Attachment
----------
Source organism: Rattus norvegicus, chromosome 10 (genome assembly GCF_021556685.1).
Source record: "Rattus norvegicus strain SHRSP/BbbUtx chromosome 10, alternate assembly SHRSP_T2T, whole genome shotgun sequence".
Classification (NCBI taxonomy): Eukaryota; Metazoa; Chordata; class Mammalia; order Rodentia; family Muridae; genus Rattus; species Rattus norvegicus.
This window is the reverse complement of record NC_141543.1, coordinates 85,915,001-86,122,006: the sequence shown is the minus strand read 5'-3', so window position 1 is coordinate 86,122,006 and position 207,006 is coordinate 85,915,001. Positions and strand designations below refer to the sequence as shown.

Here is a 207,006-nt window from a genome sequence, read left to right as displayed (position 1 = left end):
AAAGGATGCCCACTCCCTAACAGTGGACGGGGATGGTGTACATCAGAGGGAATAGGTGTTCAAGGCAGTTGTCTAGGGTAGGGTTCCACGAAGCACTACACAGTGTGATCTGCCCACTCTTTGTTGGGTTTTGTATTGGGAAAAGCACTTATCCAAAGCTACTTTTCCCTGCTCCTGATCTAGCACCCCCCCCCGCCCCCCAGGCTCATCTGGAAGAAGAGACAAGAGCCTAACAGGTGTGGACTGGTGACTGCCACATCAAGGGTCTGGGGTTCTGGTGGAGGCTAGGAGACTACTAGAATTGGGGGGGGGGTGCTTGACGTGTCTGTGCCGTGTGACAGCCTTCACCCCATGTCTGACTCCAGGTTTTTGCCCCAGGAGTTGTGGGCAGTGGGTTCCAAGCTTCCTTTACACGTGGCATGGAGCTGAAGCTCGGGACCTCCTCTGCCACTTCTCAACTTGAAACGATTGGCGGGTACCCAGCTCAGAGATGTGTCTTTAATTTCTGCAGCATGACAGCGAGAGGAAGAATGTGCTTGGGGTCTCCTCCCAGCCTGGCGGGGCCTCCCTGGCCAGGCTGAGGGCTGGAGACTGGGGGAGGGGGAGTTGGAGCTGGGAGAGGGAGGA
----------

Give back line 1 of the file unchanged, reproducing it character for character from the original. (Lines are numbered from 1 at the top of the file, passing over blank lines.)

Source organism: Rattus norvegicus, chromosome 10 (genome assembly GCF_021556685.1).